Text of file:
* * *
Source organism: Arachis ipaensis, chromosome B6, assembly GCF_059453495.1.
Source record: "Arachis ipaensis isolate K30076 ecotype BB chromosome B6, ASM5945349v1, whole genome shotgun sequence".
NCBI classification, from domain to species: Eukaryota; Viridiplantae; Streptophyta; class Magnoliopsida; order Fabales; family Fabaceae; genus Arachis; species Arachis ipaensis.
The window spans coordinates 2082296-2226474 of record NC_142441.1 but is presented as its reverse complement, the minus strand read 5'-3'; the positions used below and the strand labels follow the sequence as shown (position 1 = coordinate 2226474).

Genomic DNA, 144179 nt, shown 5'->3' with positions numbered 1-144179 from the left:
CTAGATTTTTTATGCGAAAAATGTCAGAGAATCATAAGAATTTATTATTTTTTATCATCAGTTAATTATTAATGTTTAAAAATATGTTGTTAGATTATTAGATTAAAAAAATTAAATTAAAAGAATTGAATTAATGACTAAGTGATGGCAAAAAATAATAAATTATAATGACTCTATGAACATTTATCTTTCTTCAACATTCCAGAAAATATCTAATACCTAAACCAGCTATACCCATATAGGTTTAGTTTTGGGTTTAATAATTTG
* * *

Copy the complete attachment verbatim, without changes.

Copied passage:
Source organism: Arachis ipaensis, chromosome B6, assembly GCF_059453495.1.
Source record: "Arachis ipaensis isolate K30076 ecotype BB chromosome B6, ASM5945349v1, whole genome shotgun sequence".
NCBI classification, from domain to species: Eukaryota; Viridiplantae; Streptophyta; class Magnoliopsida; order Fabales; family Fabaceae; genus Arachis; species Arachis ipaensis.
The window spans coordinates 2082296-2226474 of record NC_142441.1 but is presented as its reverse complement, the minus strand read 5'-3'; the positions used below and the strand labels follow the sequence as shown (position 1 = coordinate 2226474).

Genomic DNA, 144179 nt, shown 5'->3' with positions numbered 1-144179 from the left:
CTAGATTTTTTATGCGAAAAATGTCAGAGAATCATAAGAATTTATTATTTTTTATCATCAGTTAATTATTAATGTTTAAAAATATGTTGTTAGATTATTAGATTAAAAAAATTAAATTAAAAGAATTGAATTAATGACTAAGTGATGGCAAAAAATAATAAATTATAATGACTCTATGAACATTTATCTTTCTTCAACATTCCAGAAAATATCTAATACCTAAACCAGCTATACCCATATAGGTTTAGTTTTGGGTTTAATAATTTG